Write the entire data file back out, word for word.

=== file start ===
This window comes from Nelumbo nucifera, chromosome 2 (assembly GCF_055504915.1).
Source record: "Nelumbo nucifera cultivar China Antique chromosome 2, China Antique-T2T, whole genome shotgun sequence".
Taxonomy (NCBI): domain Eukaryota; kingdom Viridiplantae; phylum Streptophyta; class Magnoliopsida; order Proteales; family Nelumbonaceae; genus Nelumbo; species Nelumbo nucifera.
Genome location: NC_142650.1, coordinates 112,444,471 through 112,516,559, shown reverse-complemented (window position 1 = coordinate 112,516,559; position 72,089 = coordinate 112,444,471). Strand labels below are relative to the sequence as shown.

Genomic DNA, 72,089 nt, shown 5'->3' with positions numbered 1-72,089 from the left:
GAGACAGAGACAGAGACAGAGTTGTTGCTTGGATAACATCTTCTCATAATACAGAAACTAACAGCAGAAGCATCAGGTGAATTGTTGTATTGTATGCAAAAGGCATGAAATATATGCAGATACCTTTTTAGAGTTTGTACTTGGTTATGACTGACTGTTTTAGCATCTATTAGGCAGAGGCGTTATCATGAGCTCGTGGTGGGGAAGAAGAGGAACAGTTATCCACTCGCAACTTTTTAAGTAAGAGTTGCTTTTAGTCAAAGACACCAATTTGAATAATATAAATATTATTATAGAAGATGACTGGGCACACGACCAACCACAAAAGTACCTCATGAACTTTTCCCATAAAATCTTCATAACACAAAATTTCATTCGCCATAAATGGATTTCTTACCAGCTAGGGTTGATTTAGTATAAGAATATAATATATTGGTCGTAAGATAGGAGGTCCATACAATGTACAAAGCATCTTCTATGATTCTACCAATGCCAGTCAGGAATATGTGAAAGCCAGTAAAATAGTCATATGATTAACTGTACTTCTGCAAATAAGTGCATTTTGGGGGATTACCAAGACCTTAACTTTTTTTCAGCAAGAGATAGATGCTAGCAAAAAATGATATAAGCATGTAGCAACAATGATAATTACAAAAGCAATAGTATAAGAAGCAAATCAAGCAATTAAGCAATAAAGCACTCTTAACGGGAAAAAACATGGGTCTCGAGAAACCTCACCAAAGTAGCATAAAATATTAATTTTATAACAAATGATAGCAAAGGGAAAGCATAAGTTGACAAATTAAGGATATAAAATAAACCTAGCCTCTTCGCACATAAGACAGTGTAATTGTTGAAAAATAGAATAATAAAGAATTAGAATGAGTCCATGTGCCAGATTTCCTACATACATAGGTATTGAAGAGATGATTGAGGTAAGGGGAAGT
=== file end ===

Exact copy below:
This window comes from Nelumbo nucifera, chromosome 2 (assembly GCF_055504915.1).
Source record: "Nelumbo nucifera cultivar China Antique chromosome 2, China Antique-T2T, whole genome shotgun sequence".
Taxonomy (NCBI): domain Eukaryota; kingdom Viridiplantae; phylum Streptophyta; class Magnoliopsida; order Proteales; family Nelumbonaceae; genus Nelumbo; species Nelumbo nucifera.
Genome location: NC_142650.1, coordinates 112,444,471 through 112,516,559, shown reverse-complemented (window position 1 = coordinate 112,516,559; position 72,089 = coordinate 112,444,471). Strand labels below are relative to the sequence as shown.

Genomic DNA, 72,089 nt, shown 5'->3' with positions numbered 1-72,089 from the left:
GAGACAGAGACAGAGACAGAGTTGTTGCTTGGATAACATCTTCTCATAATACAGAAACTAACAGCAGAAGCATCAGGTGAATTGTTGTATTGTATGCAAAAGGCATGAAATATATGCAGATACCTTTTTAGAGTTTGTACTTGGTTATGACTGACTGTTTTAGCATCTATTAGGCAGAGGCGTTATCATGAGCTCGTGGTGGGGAAGAAGAGGAACAGTTATCCACTCGCAACTTTTTAAGTAAGAGTTGCTTTTAGTCAAAGACACCAATTTGAATAATATAAATATTATTATAGAAGATGACTGGGCACACGACCAACCACAAAAGTACCTCATGAACTTTTCCCATAAAATCTTCATAACACAAAATTTCATTCGCCATAAATGGATTTCTTACCAGCTAGGGTTGATTTAGTATAAGAATATAATATATTGGTCGTAAGATAGGAGGTCCATACAATGTACAAAGCATCTTCTATGATTCTACCAATGCCAGTCAGGAATATGTGAAAGCCAGTAAAATAGTCATATGATTAACTGTACTTCTGCAAATAAGTGCATTTTGGGGGATTACCAAGACCTTAACTTTTTTTCAGCAAGAGATAGATGCTAGCAAAAAATGATATAAGCATGTAGCAACAATGATAATTACAAAAGCAATAGTATAAGAAGCAAATCAAGCAATTAAGCAATAAAGCACTCTTAACGGGAAAAAACATGGGTCTCGAGAAACCTCACCAAAGTAGCATAAAATATTAATTTTATAACAAATGATAGCAAAGGGAAAGCATAAGTTGACAAATTAAGGATATAAAATAAACCTAGCCTCTTCGCACATAAGACAGTGTAATTGTTGAAAAATAGAATAATAAAGAATTAGAATGAGTCCATGTGCCAGATTTCCTACATACATAGGTATTGAAGAGATGATTGAGGTAAGGGGAAGT